UN High Commissioner for Human Rights Navi Pillay [official profile] on Friday urged Yemen to accept the international prohibition against granting amnesty for human rights violations [press release]. Yemen is currently considering passing legislation which would grant amnesty for a period during which human rights violations [OHCHR backgrounder] may have taken place. She stressed that victims deserved justice and "amnesties are not permissible if they prevent the prosecution of individuals who may be criminally responsible for international crimes including war crimes, crimes against humanity, genocide, and gross violations of human rights."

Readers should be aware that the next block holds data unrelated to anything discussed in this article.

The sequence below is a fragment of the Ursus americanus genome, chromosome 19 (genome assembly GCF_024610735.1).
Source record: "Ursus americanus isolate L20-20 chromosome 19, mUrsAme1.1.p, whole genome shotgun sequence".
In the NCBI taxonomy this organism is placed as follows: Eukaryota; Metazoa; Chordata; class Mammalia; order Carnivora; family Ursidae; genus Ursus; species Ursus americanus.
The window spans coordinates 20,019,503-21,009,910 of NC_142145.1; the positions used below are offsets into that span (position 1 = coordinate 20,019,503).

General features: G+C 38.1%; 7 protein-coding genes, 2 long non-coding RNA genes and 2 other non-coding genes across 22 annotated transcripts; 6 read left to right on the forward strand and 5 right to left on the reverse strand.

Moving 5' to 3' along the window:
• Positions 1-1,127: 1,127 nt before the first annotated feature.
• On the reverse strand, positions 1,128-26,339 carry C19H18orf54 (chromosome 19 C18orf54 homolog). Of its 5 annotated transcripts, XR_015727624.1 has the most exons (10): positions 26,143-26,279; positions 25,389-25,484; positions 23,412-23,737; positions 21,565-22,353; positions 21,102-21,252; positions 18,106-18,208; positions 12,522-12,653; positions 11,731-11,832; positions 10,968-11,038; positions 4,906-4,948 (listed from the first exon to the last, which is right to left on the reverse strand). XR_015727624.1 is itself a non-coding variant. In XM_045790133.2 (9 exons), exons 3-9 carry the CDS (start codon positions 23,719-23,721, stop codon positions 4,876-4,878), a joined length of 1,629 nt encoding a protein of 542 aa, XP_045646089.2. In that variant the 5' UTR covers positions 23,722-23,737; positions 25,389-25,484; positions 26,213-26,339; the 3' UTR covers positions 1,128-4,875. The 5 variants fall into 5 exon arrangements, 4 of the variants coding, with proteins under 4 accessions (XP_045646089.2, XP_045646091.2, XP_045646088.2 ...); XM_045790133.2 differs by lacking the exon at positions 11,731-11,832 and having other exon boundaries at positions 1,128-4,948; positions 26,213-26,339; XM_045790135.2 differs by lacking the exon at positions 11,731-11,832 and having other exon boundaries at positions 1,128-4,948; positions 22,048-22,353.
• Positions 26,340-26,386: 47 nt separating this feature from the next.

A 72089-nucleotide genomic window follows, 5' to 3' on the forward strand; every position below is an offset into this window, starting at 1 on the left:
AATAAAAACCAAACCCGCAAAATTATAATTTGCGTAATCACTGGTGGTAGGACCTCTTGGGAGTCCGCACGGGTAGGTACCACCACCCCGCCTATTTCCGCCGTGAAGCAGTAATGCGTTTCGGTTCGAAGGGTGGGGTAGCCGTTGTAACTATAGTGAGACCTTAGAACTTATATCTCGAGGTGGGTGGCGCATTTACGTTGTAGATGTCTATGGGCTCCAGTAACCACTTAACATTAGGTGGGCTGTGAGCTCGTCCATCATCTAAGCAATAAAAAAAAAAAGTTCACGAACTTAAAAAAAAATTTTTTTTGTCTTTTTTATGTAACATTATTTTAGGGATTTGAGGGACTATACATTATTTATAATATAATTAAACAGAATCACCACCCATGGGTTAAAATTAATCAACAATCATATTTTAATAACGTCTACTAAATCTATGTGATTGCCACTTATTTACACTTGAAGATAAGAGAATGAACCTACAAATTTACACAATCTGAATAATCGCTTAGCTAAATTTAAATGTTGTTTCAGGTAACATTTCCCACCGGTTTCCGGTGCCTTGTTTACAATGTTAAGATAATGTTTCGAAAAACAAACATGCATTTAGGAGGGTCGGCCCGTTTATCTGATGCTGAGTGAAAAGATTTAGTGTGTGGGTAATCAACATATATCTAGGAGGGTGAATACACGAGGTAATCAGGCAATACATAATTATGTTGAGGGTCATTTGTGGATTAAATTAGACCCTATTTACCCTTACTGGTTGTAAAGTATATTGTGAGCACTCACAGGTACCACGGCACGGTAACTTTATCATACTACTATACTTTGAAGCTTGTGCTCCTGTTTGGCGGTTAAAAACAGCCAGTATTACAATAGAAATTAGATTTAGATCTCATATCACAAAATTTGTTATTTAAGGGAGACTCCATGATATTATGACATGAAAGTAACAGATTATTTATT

In June the UN Office of the High Commissioner for Human Rights (OHCHR) [official website] announced plans to send a panel to investigate the human rights situation in Yemen [JURIST report]. Rights groups have criticized Yemen for its handling of pro-democracy protests that have persisted since February. Amnesty International (AI) [advocacy website] released a report [text; PDF] in April urging the international community to pressure Yemeni authorities to investigate protestor deaths. Just days earlier, the OHCHR urged the Yemeni government [JURIST report] to discontinue using force against peaceful protesters. The Yemeni Parliament enacted several emergency measures [JURIST report] in March at the request of President Ali Abdullah Saleh [official website, in Arabic] in an effort to end anti-government protests. Saleh, who agreed to step down in April [JURIST report], and his party, the General People's Congress (GPC), had caused mounting political tensions due to attempts to remove presidential term limits [JURIST report] and expand their political power. In December, the parliament stoked outrage among opposition parties and independents when it amended the constitution [AFP report] to eliminate provisions requiring that opposition parties be represented on the high election commission.